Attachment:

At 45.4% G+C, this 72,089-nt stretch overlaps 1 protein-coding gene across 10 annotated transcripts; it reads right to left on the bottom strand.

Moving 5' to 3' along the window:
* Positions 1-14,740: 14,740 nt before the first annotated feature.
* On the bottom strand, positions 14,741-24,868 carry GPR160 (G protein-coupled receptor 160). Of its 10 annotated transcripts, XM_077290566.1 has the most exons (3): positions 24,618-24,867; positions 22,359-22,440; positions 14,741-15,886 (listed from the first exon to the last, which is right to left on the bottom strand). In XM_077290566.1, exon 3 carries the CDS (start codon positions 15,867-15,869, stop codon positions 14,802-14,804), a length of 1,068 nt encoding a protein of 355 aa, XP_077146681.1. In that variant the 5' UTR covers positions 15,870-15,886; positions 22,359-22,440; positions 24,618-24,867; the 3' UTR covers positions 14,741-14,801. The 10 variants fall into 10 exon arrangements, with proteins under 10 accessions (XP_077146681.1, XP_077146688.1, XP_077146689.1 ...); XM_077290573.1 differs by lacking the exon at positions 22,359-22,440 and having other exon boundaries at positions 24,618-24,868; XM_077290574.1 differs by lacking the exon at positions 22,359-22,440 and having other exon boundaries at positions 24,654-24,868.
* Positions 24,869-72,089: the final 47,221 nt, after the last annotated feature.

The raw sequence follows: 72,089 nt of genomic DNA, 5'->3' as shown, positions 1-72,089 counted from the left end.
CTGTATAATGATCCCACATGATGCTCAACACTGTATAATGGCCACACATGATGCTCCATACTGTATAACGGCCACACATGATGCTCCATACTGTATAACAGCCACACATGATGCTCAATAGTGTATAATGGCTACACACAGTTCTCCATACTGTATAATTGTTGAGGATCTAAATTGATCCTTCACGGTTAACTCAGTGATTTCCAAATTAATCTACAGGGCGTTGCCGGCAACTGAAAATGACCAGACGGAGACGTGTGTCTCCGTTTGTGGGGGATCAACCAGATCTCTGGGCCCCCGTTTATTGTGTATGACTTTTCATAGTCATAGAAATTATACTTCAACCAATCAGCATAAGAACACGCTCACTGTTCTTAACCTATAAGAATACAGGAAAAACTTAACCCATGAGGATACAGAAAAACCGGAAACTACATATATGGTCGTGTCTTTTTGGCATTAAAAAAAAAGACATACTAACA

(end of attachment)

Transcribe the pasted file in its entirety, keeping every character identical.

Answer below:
At 45.4% G+C, this 72,089-nt stretch overlaps 1 protein-coding gene across 10 annotated transcripts; it reads right to left on the bottom strand.

Moving 5' to 3' along the window:
* Positions 1-14,740: 14,740 nt before the first annotated feature.
* On the bottom strand, positions 14,741-24,868 carry GPR160 (G protein-coupled receptor 160). Of its 10 annotated transcripts, XM_077290566.1 has the most exons (3): positions 24,618-24,867; positions 22,359-22,440; positions 14,741-15,886 (listed from the first exon to the last, which is right to left on the bottom strand). In XM_077290566.1, exon 3 carries the CDS (start codon positions 15,867-15,869, stop codon positions 14,802-14,804), a length of 1,068 nt encoding a protein of 355 aa, XP_077146681.1. In that variant the 5' UTR covers positions 15,870-15,886; positions 22,359-22,440; positions 24,618-24,867; the 3' UTR covers positions 14,741-14,801. The 10 variants fall into 10 exon arrangements, with proteins under 10 accessions (XP_077146681.1, XP_077146688.1, XP_077146689.1 ...); XM_077290573.1 differs by lacking the exon at positions 22,359-22,440 and having other exon boundaries at positions 24,618-24,868; XM_077290574.1 differs by lacking the exon at positions 22,359-22,440 and having other exon boundaries at positions 24,654-24,868.
* Positions 24,869-72,089: the final 47,221 nt, after the last annotated feature.

The raw sequence follows: 72,089 nt of genomic DNA, 5'->3' as shown, positions 1-72,089 counted from the left end.
CTGTATAATGATCCCACATGATGCTCAACACTGTATAATGGCCACACATGATGCTCCATACTGTATAACGGCCACACATGATGCTCCATACTGTATAACAGCCACACATGATGCTCAATAGTGTATAATGGCTACACACAGTTCTCCATACTGTATAATTGTTGAGGATCTAAATTGATCCTTCACGGTTAACTCAGTGATTTCCAAATTAATCTACAGGGCGTTGCCGGCAACTGAAAATGACCAGACGGAGACGTGTGTCTCCGTTTGTGGGGGATCAACCAGATCTCTGGGCCCCCGTTTATTGTGTATGACTTTTCATAGTCATAGAAATTATACTTCAACCAATCAGCATAAGAACACGCTCACTGTTCTTAACCTATAAGAATACAGGAAAAACTTAACCCATGAGGATACAGAAAAACCGGAAACTACATATATGGTCGTGTCTTTTTGGCATTAAAAAAAAAGACATACTAACA